4. Cygnus Hyoga
Cygnus Hyoga in Saint Seiya encapsulates Greek mythology’s essence through his icy powers and celestial allusions.
Named after the Cygnus constellation, associated with the myth of Zeus and Leda, his character draws from both divine and mortal realms. The frozen environment of his techniques parallels the icy landscapes of northern mythology. His Diamond Dust attack echoes the cold beauty of frost, akin to the touch of the mythological god Boreas.
Hyoga’s determination mirrors the swan’s journey, as he embraces both his strength and vulnerability. His compassionate nature resonates with the myth of Orpheus, whose music moved even the stones. Click here to learn about the references in Hinduism in the show.
By intertwining these motifs, Saint Seiya weaves a new narrative within the tapestry of Greek mythology, where Cygnus Hyoga stands as a modern incarnation of timeless legends, a symbol of courage amidst the frozen winds of fate.
5. Andromeda Shun
Andromeda Shun in Saint Seiya intricately entwines with Greek mythology’s essence through his character and abilities.
Named after the Andromeda constellation, Shun reflects the myth of the princess saved by Perseus. His compassion and pacifism echo the gentleness of Andromeda, a symbol of vulnerability and strength. Shun’s unique Chains of Nebula technique, reminiscent of the chains that bound Andromeda in the myth, showcases his connection to both his namesake and the cosmos.
His choice to embrace nonviolence amid a world of combat mirrors the resilience of the mythological character. Many people ask themselves if Shun is a woman. To know more about this, click here.
By channeling these mythic themes, Saint Seiya crafts Andromeda Shun into a contemporary embodiment of ancient tales, where his battles are not just against adversaries but also an exploration of his identity, much like the legendary figures he nods to.
6. Phoenix Ikki
Phoenix Ikki from Saint Seiya channels Greek mythology’s essence through his fiery persona and his ties to rebirth and immortality.
Named after the mythical bird that rises from its ashes, Ikki embodies the cyclical nature of life and death. His resurrection after apparent demise reflects the phoenix’s legendary rejuvenation. The incendiary nature of his abilities mirrors the phoenix’s destructive yet purifying flames.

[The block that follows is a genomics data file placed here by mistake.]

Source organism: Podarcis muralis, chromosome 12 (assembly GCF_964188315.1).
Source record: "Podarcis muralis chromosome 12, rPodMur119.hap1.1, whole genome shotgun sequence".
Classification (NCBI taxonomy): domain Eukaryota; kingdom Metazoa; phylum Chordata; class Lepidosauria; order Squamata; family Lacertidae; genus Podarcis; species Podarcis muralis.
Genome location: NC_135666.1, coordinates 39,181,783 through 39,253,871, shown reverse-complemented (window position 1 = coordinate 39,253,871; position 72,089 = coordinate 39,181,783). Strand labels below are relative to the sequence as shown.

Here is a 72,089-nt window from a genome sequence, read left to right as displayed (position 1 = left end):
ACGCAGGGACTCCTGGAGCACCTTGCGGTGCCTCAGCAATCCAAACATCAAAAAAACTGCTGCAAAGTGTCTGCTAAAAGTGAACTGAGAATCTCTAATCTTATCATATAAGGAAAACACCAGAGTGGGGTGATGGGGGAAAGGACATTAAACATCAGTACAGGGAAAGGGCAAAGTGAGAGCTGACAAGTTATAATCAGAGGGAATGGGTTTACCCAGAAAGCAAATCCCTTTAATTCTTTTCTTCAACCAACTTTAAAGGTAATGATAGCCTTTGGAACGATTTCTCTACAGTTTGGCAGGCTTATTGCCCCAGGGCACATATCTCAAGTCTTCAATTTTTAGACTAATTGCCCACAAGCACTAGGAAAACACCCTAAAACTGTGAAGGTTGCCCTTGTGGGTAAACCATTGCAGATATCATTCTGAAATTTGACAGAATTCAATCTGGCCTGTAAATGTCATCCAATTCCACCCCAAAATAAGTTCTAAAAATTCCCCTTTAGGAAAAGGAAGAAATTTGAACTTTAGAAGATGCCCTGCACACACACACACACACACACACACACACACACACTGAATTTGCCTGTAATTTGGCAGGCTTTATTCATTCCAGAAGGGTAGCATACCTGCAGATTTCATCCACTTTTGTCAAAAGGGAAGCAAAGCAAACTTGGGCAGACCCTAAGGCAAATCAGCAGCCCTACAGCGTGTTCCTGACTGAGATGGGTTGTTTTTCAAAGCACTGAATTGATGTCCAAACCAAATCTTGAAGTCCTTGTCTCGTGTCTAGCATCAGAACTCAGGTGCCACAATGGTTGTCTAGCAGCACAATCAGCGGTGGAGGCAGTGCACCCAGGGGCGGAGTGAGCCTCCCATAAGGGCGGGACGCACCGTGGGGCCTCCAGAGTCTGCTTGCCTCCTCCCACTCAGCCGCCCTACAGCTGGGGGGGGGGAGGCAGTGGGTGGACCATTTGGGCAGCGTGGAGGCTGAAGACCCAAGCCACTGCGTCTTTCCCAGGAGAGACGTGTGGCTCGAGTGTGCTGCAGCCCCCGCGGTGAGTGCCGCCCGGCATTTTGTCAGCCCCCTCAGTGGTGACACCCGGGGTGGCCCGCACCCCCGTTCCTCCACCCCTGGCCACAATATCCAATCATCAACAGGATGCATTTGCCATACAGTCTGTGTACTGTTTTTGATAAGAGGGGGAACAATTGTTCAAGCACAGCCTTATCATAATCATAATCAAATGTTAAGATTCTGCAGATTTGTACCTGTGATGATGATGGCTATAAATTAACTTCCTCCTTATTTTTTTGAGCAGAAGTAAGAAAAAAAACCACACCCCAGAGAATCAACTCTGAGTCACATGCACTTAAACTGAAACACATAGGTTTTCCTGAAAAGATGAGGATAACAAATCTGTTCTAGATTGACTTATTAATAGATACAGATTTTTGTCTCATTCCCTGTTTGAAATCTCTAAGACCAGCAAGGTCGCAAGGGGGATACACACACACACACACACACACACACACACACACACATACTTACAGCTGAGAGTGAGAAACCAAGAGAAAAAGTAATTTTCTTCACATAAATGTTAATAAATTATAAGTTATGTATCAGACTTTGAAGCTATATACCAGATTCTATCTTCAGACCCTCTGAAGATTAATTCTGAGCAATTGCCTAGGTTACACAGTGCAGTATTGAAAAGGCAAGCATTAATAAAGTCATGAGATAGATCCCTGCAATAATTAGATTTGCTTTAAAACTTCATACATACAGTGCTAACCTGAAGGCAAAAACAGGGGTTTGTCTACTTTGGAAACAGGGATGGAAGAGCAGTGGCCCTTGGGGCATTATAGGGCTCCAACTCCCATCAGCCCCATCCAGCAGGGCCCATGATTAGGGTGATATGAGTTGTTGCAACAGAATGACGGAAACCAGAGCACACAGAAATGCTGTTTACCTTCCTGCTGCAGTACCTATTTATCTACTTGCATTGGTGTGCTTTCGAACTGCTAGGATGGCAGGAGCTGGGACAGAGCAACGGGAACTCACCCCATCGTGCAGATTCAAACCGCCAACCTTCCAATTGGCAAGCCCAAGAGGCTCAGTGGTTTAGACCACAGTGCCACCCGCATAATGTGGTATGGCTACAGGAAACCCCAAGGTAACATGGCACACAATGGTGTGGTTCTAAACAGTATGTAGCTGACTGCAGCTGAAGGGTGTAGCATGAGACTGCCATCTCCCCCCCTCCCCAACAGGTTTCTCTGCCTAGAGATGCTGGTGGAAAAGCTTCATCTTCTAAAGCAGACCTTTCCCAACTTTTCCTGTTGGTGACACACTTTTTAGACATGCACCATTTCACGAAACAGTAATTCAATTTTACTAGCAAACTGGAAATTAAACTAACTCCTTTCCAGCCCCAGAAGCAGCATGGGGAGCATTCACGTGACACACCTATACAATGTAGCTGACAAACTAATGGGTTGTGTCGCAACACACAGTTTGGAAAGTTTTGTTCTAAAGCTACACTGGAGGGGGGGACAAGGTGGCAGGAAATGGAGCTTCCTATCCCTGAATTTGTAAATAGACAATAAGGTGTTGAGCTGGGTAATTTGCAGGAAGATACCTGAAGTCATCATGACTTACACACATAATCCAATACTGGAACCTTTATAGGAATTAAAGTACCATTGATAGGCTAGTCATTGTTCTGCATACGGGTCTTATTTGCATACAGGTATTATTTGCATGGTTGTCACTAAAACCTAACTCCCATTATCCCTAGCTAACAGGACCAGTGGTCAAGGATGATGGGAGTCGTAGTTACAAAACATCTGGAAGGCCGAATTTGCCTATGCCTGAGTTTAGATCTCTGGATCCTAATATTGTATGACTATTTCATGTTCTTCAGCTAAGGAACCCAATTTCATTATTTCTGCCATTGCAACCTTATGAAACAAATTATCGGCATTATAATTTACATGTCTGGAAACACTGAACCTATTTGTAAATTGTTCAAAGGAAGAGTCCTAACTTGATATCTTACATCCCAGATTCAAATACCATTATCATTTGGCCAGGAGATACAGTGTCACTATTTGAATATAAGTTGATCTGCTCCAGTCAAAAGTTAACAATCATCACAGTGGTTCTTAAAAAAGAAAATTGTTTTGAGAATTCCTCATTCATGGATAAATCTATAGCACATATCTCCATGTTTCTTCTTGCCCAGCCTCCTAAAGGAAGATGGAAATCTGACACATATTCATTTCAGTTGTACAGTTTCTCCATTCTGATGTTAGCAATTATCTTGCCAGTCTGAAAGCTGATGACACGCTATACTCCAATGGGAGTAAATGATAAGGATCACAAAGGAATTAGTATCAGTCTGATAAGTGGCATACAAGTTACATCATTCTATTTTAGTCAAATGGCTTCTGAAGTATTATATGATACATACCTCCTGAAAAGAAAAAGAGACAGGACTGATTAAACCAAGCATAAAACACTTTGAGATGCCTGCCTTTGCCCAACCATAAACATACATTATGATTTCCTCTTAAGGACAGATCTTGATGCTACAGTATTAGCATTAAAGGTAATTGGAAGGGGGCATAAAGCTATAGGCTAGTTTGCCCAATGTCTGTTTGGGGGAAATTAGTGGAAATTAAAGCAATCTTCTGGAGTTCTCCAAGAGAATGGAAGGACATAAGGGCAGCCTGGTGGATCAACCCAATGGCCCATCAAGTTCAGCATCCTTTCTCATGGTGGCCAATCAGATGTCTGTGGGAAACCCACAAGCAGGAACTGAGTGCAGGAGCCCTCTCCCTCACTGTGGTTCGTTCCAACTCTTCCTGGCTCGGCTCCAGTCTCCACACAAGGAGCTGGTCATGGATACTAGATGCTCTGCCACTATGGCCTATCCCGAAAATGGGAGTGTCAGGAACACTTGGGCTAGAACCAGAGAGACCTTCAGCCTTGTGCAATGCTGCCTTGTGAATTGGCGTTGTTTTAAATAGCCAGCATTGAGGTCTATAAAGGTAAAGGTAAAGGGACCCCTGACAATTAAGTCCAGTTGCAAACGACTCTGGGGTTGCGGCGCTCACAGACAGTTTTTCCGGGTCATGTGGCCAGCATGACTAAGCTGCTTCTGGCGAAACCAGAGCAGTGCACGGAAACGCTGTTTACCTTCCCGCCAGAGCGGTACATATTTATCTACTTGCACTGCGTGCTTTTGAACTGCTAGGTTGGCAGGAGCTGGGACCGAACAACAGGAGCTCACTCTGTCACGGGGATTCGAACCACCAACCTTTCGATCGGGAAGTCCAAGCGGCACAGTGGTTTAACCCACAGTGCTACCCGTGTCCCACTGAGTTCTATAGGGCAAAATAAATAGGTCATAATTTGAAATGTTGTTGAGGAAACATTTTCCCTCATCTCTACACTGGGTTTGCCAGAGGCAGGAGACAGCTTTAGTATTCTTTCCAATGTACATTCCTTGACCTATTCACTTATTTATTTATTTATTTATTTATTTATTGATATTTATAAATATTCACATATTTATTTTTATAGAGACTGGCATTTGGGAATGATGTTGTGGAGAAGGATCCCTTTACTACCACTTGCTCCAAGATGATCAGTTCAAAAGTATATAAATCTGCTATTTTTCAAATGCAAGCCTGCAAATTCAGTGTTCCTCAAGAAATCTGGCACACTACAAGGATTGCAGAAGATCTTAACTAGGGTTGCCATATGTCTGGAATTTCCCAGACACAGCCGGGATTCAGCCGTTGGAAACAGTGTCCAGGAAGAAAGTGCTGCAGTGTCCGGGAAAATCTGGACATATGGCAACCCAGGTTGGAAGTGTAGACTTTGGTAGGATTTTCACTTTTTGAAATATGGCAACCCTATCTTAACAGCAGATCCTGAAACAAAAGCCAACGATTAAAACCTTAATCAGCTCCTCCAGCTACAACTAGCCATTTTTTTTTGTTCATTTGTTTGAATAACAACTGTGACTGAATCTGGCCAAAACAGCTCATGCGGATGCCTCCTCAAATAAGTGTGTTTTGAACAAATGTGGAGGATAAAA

Ikki’s tumultuous relationship with his brother, Shun, echoes the fiery conflicts among Greek deities. His protective stance towards his comrades resonates with the phoenix’s guardianship in ancient myths. To know if Ikki is evil, click here.
By fusing these mythic motifs, Saint Seiya crafts Phoenix Ikki as a symbol of eternal resilience, mirroring the enduring spirit of Greek mythology’s immortal creatures while contributing to a modern epic of cosmic battles and heroism.
7. Gemini Saga
Gemini Saga in Saint Seiya intricately weaves Greek mythology into his character, encapsulating duality and divine conflict.
Named after the Gemini constellation, representing the twin brothers Castor and Pollux, Saga’s dual nature mirrors their contrasting personas. His good and evil personalities echo the twins’ differing dispositions. The thematic struggle within Saga parallels the battles between light and darkness in ancient myths.
His Galaxian Explosion technique, an explosive attack that harnesses the power of stars, nods to the celestial aspects of Gemini. The transformation from benevolence to malevolence reflects Greek myths’ themes of godly shifts in temperament.
By embodying this multifaceted archetype, Saint Seiya creates a compelling depiction of inner turmoil and cosmic battles that pays homage to Greek mythology’s multifarious tales.
Hades, a prominent figure in Saint Seiya, draws profound Greek mythology references as the god of the Underworld.
As a formidable antagonist, Hades embodies the mythological deity’s power and darkness. His realm, Elysium, Tartarus, and the Judges of Hell reflect the intricate levels and divisions of the Greek Underworld. The story’s cosmic battles parallel the Olympian clashes between gods and Titans.
Athena’s pivotal role against Hades mirrors her position as a deity of wisdom and warfare. The narrative explores themes of mortality, afterlife, and the balance between light and darkness.
Hades’ complex personality captures the nuanced nature of ancient deities. By intertwining these elements, Saint Seiya revitalizes the essence of Greek mythology’s complex cosmology, ushering these age-old legends into a contemporary saga of heroes and gods.
Poseidon in Saint Seiya embodies Greek mythology’s sea god with profound references.
As a formidable antagonist, his trident-wielding power reflects the mythological deity’s dominion over the seas. The underwater realm of Poseidon’s palace mirrors the oceanic palaces attributed to ancient myths. The significance of the Marine Generals echoes the hierarchy among sea deities in Greek cosmology.
Athena’s role opposing Poseidon mirrors the tension between their roles in myths. The narrative delves into the consequences of tampering with nature’s balance, evoking themes of power and responsibility akin to Greek legends.
Poseidon’s fierce and vengeful demeanor captures the tempestuous nature of sea gods. By interweaving these motifs, Saint Seiya’s Poseidon saga breathes life into the formidable deity of Greek mythology, melding his essence with a modern tale of cosmic clashes and heroism.